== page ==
We charge at speed down roads perched high above watery fields and ponds, and barely wide enough for our bus to pass another. But we don’t slow. Not when two cycle rickshaws, overtaking men pulling a cart loaded with log, are filling the road just metres in front. Not when a gaggle of schoolchildren chase a goat across our path. Not when we are confronted with our own therebutforthegraceofgod in the buckled shape of two overturned buses on their sides with their face and guts mangled and strewn in a spaghetti of metal, and with blood on the well-maintained tarmac. 32 people a day die on Bangladeshi roads, but we are fortunate.
In time, the landscape of emerald paddies splashed with rusty coloured brick factories becomes browner. The fields approaching Khulna and beyond have largely been converted to shrimp farms and nothing grows in such salty water. After the garment industry, shrimp farming is the country’s biggest foreign economic earner. There is a huge amount of money, power and politics invested in this industry that emerged only 10 years ago when one relatively well-off farmer, called Mohasin from Shyamnager village, decided that instead of closing the sluice gate against the salty seawater after harvesting his rice, he would open it and trap the water and shrimp larvae within his protective polder (dyke). That year he produced a good yield of shrimp which he sold for an impressive amount of money. The idea caught on and soon other farmers, some of whom had been struggling to grow rice with the increasing salinity, joined him. The trouble was that most of these farmers were leasing plots from landowners who, seeing their impoverished leaseholders grow suddenly richer than they from shrimp farming, refused to renew the tenancies, saying that the practice was destroying rice crops. The landowners then swiftly shifted to shrimp farming employing very cheap labour – the previous tenants were forced either to work as labourers or elsewhere in shrimp production. As the shrimp export market has emerged and expanded, these landowners have become extremely wealthy. Many have become greedy and are unsustainably flooding their neighbours’ paddy fields either through accident or to bully them off the land so they can purchase it cheaply.
So while shrimp farming has brought wealth to the country and to many landowners here, it also gathers misery in its skirts both locally and from far away as flood-displaced migrants are drawn to Khulna’s apparently gold paved streets – 40,000 people a year move here. In the town’s slums we met some of these fortune seekers. Sleeping 7 to 10 in one-room hovels, many of these people – who greet us in the wonderfully friendly manner that is typical to Bangladeshis – have been forced from their villages by river erosion, by increasing flooding due to sea level rise, by loss of subsistence farming due to increased salinity, and by crippling poverty.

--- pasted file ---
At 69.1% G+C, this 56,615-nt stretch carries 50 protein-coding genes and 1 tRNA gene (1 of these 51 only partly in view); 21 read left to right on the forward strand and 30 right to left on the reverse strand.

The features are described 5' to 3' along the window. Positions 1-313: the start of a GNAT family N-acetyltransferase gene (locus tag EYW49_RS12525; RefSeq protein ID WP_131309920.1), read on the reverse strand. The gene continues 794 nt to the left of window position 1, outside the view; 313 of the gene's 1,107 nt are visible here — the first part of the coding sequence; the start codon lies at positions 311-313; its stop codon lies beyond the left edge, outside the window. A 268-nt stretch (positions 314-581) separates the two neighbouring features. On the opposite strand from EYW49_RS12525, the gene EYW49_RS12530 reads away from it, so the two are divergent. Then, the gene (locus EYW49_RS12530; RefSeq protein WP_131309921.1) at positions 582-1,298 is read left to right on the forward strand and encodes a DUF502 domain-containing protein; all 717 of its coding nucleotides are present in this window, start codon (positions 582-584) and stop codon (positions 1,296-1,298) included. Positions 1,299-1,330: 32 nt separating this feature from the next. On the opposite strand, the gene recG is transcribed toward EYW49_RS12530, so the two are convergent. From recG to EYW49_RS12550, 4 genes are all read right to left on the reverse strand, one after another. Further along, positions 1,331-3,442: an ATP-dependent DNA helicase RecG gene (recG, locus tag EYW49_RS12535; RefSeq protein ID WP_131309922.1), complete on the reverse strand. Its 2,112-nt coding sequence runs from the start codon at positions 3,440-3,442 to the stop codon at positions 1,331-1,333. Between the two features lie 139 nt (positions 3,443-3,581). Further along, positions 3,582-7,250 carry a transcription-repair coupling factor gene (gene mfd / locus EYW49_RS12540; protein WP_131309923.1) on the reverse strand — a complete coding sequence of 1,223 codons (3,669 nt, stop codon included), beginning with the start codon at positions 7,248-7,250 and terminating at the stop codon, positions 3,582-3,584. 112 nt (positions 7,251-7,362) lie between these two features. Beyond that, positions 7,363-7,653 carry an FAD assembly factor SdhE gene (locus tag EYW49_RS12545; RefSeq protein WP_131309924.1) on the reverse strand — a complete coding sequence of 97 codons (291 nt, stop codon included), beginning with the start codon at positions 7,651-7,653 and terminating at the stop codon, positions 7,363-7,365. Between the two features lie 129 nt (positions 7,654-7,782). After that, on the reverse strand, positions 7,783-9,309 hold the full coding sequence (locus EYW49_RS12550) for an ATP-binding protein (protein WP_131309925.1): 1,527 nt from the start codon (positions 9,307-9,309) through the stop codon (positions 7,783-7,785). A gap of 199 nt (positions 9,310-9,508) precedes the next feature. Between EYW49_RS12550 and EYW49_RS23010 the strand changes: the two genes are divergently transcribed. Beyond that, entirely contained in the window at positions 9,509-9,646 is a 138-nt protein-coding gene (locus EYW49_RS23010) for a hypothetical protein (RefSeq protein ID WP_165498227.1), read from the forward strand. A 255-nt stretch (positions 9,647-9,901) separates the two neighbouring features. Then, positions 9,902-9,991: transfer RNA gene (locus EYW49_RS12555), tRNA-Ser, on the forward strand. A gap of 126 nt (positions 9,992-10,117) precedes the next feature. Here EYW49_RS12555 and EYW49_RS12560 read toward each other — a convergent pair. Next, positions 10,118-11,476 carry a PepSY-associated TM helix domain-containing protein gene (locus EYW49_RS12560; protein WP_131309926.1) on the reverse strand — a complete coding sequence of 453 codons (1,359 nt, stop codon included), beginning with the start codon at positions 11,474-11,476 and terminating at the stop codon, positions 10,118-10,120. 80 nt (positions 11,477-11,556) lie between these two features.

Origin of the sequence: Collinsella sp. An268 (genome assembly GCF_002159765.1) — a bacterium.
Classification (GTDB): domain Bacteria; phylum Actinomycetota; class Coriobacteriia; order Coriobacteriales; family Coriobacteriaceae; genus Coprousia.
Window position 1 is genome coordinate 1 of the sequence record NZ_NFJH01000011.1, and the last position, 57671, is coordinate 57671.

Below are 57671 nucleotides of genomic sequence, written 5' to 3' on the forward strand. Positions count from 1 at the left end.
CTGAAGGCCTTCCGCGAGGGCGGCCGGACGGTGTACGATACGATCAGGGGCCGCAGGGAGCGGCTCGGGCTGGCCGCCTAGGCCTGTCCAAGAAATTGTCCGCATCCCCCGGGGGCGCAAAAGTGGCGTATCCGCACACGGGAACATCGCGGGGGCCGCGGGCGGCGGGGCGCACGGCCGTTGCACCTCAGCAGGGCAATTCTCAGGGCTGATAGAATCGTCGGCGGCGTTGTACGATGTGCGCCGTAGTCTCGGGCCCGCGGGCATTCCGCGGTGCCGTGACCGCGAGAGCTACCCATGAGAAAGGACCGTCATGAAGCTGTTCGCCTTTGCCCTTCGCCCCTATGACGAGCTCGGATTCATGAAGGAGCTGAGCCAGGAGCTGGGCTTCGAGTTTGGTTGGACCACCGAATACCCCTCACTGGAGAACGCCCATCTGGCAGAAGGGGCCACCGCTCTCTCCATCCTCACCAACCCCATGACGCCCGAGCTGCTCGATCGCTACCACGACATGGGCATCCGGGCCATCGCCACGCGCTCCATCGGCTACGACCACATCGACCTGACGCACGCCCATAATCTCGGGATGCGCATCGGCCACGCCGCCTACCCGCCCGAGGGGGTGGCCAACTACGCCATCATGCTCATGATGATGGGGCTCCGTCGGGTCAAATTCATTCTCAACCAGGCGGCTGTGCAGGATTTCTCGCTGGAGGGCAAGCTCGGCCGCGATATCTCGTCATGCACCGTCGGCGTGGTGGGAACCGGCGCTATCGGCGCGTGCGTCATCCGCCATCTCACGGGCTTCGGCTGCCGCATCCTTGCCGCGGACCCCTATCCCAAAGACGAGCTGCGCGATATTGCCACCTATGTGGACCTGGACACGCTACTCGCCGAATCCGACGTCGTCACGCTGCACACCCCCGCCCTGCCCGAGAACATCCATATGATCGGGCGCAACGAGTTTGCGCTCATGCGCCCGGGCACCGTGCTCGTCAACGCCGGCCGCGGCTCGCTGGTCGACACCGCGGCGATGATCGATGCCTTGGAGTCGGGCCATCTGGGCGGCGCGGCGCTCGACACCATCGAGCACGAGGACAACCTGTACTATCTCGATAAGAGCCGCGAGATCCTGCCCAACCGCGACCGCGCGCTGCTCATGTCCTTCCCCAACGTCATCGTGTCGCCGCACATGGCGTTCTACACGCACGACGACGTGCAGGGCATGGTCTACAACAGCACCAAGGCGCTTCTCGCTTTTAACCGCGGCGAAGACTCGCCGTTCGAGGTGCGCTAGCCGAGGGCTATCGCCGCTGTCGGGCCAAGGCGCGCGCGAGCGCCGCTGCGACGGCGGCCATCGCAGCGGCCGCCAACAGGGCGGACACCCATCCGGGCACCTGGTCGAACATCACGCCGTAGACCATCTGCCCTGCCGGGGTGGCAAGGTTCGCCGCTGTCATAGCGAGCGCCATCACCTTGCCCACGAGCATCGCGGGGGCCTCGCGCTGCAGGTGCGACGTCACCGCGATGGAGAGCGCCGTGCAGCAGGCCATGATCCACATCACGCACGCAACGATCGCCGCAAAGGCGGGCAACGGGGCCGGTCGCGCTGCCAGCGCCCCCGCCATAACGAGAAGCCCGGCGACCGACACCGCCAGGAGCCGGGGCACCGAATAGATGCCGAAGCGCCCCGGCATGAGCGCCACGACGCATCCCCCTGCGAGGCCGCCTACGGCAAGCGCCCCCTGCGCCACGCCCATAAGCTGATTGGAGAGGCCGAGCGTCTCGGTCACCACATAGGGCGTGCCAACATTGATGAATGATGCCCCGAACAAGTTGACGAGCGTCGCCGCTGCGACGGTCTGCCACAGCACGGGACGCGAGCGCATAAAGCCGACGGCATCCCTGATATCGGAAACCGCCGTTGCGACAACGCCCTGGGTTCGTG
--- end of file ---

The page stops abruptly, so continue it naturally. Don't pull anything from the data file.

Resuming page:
We meet Jamal Fakir and his wife Rakha Begum who lives here with his five children. Jamal is a cycle rickshaw driver (80-100 Taka per day) and Rakha and the four oldest children (of whom the youngest is 7) all work in one of the shrimp factories a few yards away (she earns 80 Taka per day, whereas the kids make 50 Taka a day). Although we are 150 kilometres from the Bay of Bengal here, the effects of rising sea level are already being felt. Jamal tells me that during the highest tides (at full moon) the water is at least knee height in their house, whereas 5 years ago it didn’t enter the house as often. And others, who have lived here for as long as 15 years, chip in, telling me that the water comes in much more often than it used to and stays there for longer in fetid stagnant pools. Dhaka University climate scientist Atiq Rahman, an IPCC member, who has studied sea level rise in the area, says that it is rising by 7 millimetres per year here (the global average is 3.4mm). “In our childhoods we never saw water in our homes. Now every year our houses are flooded by salty water,” one resident tells me.
In the slums where Jamal and Rakha live, the water carries sewage, disease and destruction into the houses. People seek refuge on the road, which is slightly higher, living under tarpaulin or palm leaves. The people here have strange skin complaints, some of which are the result of arsenic in the water, but others due to their unsanitary living conditions and malnutrition. During the dry season between September and February there is little work here and the canals that used to bring fresh water into the area are all silted up. The open sewers don’t flush to the river – the whole area stinks.
We make to leave and a small boy grabs Nick’s arm. Grinning, he points to the camera and to himself asking for a photo. Nick obliges and the boy stands proudly in nothing but a threadbare pair of filthy shorts, his arms, back and forehead covered in skin-lumps. The camera snaps and the child rushes round to look at his image on the screen. Delighted, he stands hand in hand with a friend to wave off we two visitors from another world who were lucky enough to glimpse his for an hour or so.